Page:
Server-Side Tagging with Google Tag Manager: Rebuilding Trust in Data Collection & (Re)Marketing Campaigns

15th July 2021

Do you want to collect more and more accurate data?

Do you want to have full control of the data you share?

Do you want to (re)target larger audiences with a more relevant message?

Do you want to make your site faster?

If you answer “yes, I do” for at least one of these questions, then you may be interested in learning more about GTM server-side…

Since its public release in August 2020, FIRST has been advocating for implementing GTM Server-Side as we believe it will become a key success factor to collect more and more accurate data, deliver a better user experience, while allowing a stronger control on data collection and sharing.
We have implemented GTM server-side to handle GA4, Universal Analytics and Facebook Conversion API tags across different verticals (retail, finance, food and consumer products) and the results certainly offset the cost.

Server-side tagging means executing tags from a server-side environment (such as Google Cloud Platform, Amazon Web Services, Microsoft Azure, etc.) as opposed to a client-side solution which relies on the browser to send HTTP requests. In August last year, Google released its server-side solution as a new type of container in Google Tag Manager. In this post, we will come back on the differences between server-side and client-side tagging, why it matters and what are the requirements to get it up and running.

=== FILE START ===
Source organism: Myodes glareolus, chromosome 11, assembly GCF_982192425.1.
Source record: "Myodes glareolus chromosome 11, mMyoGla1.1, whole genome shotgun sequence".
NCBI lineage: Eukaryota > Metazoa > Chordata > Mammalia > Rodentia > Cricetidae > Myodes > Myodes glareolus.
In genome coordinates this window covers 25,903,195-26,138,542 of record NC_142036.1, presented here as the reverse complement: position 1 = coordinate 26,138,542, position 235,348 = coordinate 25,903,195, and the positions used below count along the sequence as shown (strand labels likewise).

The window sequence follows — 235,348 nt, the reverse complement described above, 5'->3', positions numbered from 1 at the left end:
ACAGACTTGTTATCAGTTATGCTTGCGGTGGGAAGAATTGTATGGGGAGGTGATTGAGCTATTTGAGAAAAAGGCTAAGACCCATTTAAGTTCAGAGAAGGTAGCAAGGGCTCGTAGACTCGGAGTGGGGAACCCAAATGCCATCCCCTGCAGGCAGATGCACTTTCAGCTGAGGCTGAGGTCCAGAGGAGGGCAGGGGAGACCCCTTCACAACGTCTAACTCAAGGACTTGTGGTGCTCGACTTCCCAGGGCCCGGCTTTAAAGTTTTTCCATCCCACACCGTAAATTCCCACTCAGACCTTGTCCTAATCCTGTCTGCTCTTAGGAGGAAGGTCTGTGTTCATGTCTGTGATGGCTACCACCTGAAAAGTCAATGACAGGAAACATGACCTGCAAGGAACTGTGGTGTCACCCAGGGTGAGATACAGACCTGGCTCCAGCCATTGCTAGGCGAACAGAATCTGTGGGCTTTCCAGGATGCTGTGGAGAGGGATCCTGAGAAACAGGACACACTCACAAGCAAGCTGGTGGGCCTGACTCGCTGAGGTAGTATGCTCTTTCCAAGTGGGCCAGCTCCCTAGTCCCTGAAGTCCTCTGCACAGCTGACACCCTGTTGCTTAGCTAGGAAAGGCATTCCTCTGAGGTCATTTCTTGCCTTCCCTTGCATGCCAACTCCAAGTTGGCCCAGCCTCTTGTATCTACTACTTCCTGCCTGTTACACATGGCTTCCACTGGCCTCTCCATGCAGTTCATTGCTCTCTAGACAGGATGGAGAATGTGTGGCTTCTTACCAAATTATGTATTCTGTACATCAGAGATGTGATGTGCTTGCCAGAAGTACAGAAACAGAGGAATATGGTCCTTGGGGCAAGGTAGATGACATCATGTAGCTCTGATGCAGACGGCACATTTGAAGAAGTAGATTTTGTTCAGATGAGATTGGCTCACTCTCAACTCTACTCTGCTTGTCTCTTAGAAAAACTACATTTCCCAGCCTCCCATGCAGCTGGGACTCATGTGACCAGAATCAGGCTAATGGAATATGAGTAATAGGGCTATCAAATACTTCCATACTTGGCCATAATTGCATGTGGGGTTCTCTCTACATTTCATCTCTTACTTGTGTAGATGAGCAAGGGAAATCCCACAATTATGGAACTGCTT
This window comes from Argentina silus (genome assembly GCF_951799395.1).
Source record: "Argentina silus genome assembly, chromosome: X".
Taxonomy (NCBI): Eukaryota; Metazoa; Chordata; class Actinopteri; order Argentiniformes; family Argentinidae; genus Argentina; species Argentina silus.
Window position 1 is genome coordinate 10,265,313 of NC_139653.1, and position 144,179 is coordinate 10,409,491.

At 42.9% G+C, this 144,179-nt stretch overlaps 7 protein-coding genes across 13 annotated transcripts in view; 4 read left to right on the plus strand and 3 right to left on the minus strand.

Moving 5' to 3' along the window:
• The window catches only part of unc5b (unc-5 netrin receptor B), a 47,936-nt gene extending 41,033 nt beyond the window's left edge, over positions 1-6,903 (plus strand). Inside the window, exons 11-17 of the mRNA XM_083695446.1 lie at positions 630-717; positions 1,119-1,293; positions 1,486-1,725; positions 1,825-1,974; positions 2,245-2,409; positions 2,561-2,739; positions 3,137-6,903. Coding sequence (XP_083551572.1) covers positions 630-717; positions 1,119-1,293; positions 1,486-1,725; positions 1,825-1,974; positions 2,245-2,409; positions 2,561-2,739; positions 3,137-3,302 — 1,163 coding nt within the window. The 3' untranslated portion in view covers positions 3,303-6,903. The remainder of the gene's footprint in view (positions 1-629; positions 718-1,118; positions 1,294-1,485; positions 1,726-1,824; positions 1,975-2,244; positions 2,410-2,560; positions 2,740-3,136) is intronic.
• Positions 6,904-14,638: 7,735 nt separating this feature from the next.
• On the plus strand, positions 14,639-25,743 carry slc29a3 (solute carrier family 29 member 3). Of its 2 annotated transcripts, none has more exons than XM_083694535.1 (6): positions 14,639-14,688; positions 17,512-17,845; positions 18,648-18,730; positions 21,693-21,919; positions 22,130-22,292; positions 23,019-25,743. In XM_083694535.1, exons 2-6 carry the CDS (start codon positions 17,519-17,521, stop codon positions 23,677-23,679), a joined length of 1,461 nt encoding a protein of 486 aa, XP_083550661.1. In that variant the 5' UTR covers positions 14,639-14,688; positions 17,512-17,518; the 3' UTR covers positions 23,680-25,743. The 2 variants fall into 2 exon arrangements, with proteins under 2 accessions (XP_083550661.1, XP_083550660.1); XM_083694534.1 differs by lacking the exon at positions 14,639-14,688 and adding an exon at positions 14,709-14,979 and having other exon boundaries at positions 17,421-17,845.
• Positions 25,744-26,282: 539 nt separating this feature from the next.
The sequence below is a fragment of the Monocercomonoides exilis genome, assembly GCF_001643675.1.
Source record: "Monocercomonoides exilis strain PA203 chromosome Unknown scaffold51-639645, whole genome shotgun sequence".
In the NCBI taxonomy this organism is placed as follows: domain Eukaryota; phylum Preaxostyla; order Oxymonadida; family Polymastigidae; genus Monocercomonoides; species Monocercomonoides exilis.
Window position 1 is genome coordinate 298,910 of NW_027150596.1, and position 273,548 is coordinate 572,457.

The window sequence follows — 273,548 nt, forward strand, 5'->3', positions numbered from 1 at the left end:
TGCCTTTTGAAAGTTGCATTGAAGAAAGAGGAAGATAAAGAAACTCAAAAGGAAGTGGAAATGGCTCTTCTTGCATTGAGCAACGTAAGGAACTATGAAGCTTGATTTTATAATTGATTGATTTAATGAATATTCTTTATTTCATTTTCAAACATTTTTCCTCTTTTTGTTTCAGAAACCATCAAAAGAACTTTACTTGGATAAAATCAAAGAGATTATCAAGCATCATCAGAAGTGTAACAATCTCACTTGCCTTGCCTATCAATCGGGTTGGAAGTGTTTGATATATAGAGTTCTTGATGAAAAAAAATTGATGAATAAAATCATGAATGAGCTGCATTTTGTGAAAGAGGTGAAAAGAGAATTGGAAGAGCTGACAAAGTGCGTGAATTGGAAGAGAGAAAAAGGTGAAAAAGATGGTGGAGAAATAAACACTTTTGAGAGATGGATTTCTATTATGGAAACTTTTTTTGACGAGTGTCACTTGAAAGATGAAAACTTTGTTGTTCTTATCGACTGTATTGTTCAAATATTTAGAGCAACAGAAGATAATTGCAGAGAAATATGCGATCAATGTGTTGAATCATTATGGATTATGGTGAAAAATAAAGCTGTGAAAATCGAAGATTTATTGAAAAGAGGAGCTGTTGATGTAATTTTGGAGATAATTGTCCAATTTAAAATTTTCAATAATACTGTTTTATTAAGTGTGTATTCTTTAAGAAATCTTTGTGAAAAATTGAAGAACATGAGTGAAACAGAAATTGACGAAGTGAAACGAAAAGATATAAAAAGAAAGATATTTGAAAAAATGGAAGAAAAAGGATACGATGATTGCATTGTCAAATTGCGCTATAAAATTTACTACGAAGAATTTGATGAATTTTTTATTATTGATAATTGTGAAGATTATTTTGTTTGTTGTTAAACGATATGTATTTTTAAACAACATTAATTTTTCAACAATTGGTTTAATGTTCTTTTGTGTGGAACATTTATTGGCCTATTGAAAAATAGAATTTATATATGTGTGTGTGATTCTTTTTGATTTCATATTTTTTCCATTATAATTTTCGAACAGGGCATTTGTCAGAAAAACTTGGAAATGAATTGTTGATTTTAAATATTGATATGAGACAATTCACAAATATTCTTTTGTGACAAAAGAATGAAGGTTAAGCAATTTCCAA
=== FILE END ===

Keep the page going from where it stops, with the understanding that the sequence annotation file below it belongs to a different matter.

GTM Web vs. GTM Server-Side

A typical tagging configuration relies on a container implemented on the page to send measurement data to various collection servers. Requests are sent from the client directly to the vendors, and may set a third and/or first JavaScript-written cookie.

With GTM Server-Side (GTM SS), you still have your GTM Web container implemented on your pages*, but then some tags within GTM Web can be sent to GTM SS, where a client will be able to receive and transform the data before sending the request to the final endpoint (the vendor). This way, you have full control over how that data is shaped, and where it is routed from the server. 

Read more here.